Principal's Corner

Principal’s Corner

MCAS Testing Over the Next Two Weeks

  • Monday 3/23 & Tuesday 3/24:  Gr. 3 & 5 ELA
  • Wednesday 3/25 & Thursday 3/26:  Gr. 4 & 7 ELA
  • Monday, March 30 & Tuesday, March 31: Gr. 6 & 8 ELA
  • Thursday, April 2:  Gr. 4 & 7:  ELA (Long Composition)

Visual Thinking Strategies

“What’s going on in this picture?”  With that simple question, educator (and Lawrence parent) Amy Lieberman and her colleague, Philip Yenawine, immediately engaged members of our faculty in a protocol designed to promote visual thinking strategies.   As staff examined a carefully selected image of a piece of art, they shared what they noticed.  Amy followed up by asking, “What do you see that makes you say that?” or “What more can you find?”   This simple process extended our thinking and led to a deeper understanding of the image.

Philip Yenawine is cofounder of Visual Understanding in Education, a nonprofit research organization that provides teacher training and author of the recent book “Visual Thinking Strategies: Using Art to Deepen Learning Across School Disciplines.”   VTS was developed more than twenty years ago and is used in museums around the world.   Amy Lieberman, a museum educator and high school teacher, read about our work at Lawrence with habits of mind and approached me with a generous offer for Philip and her to work with our teachers.

During the presentation, Philip went on to highlight the application of these strategies to poetry, social studies and mathematics.   He shared research to suggest that using visual thinking strategies over time will lead to…

  • “Making observations more detailed
  • Inferring meaning from observations
  • Basing inferences on evidence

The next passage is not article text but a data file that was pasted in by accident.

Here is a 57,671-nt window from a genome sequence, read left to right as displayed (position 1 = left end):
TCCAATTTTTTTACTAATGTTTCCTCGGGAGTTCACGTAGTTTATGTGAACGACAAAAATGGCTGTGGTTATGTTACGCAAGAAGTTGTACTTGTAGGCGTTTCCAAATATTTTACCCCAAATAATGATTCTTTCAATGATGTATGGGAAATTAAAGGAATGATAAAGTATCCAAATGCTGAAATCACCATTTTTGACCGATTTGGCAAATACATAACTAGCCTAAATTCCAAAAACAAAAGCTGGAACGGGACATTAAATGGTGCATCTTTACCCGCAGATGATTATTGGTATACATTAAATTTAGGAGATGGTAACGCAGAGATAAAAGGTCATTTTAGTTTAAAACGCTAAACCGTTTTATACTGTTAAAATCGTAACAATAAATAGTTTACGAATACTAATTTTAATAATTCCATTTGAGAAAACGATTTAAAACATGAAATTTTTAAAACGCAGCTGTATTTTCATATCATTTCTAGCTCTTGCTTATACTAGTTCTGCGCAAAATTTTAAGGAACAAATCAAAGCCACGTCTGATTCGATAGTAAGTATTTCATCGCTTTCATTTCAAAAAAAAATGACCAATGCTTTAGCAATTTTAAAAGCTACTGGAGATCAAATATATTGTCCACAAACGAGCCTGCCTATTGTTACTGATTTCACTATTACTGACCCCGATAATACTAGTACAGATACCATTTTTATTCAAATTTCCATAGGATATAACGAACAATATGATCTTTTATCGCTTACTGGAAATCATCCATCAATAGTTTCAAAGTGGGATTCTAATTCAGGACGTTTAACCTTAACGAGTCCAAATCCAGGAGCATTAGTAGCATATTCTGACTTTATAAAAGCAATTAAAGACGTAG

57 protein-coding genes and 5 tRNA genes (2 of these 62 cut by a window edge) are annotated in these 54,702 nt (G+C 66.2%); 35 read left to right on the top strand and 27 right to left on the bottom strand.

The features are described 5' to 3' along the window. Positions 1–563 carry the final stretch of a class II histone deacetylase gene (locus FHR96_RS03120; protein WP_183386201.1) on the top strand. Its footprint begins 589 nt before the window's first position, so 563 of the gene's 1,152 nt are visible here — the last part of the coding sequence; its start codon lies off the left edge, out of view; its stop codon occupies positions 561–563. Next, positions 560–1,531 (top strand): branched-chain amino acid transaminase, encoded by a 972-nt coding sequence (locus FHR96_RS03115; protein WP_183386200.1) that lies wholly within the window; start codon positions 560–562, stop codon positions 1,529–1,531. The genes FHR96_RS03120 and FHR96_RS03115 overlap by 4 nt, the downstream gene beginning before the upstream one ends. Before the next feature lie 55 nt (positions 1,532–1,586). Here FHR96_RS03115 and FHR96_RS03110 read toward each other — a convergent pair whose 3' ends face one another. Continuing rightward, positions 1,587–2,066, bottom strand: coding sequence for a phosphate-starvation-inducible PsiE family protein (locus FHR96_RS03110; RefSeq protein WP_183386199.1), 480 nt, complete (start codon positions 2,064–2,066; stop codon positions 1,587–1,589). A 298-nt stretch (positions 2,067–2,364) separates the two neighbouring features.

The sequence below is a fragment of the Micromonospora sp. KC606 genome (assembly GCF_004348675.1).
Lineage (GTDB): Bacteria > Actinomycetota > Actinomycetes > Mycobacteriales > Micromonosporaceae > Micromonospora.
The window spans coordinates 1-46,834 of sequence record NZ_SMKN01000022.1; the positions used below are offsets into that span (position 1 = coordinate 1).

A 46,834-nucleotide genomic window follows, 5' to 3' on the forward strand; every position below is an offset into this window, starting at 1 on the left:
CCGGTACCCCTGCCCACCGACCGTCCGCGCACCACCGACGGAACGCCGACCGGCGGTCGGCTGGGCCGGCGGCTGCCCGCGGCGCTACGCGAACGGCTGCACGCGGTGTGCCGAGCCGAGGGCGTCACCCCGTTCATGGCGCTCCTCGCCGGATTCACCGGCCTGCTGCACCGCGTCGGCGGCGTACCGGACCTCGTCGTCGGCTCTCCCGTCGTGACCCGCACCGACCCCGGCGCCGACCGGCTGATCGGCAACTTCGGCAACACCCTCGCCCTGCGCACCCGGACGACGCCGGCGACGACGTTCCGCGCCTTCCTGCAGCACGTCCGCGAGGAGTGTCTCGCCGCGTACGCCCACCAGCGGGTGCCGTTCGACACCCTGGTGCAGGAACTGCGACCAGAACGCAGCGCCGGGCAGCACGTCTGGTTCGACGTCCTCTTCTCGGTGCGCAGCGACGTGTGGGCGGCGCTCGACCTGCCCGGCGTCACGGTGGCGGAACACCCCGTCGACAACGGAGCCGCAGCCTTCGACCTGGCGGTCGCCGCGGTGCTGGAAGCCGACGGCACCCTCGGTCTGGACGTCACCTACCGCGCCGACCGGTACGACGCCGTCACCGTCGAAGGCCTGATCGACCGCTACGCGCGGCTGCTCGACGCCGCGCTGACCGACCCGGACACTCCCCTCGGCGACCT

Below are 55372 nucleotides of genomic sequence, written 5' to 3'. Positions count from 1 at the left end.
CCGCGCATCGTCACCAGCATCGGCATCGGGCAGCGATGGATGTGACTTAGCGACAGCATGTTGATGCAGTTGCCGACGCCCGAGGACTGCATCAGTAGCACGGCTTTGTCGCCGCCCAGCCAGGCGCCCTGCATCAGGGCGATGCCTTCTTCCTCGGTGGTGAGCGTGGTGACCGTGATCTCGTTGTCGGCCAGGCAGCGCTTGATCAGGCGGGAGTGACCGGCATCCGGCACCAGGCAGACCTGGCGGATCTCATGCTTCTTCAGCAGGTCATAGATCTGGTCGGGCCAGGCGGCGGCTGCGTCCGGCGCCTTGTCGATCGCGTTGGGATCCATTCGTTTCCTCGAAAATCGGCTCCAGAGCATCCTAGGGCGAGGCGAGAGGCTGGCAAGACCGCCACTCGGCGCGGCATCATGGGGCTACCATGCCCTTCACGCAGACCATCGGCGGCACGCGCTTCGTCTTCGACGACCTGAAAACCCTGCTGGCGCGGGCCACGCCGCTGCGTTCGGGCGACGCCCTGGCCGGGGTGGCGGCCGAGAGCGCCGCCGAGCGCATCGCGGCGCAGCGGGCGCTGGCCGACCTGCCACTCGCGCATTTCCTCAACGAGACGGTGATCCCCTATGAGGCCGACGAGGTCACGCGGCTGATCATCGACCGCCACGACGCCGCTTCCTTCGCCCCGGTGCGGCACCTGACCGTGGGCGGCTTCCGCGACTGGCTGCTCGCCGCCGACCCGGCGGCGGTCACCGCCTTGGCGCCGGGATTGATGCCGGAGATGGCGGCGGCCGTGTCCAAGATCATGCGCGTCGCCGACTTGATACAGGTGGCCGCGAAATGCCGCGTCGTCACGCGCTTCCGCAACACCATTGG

• Listening to peers with other observations or interpretations
  • Probing for more ideas
  • Holding a variety of views as plausible
  • Tolerating ambiguity
  • Debating possibilities with others
  • Revising and elaborating”

He argued that repeated practice with visual thinking strategies can lead to them becoming habitual behaviors that will transfer to other contexts.

The visual thinking strategies model is a perfect fit for our work to develop habits of mind connected to different aspects of thinking. About 40 staff members, representing four of our seven study groups, participated in the session held during a recent faculty meeting. A week after this session, I observed the entire fifth grade try out these strategies during a common mathematics period in an effort to promote more flexible and creative thinking in problem solving.

I would like to extend a special thank you to Philip Yenawine and Amy Lieberman for giving their time to work with us. A serendipitous (and meaningful) bit of parent involvement!

For more information on visual thinking strategies, visit http://www.vtshome.org/.

Rick Rogers
rick_rogers@brookline.k12.ma.us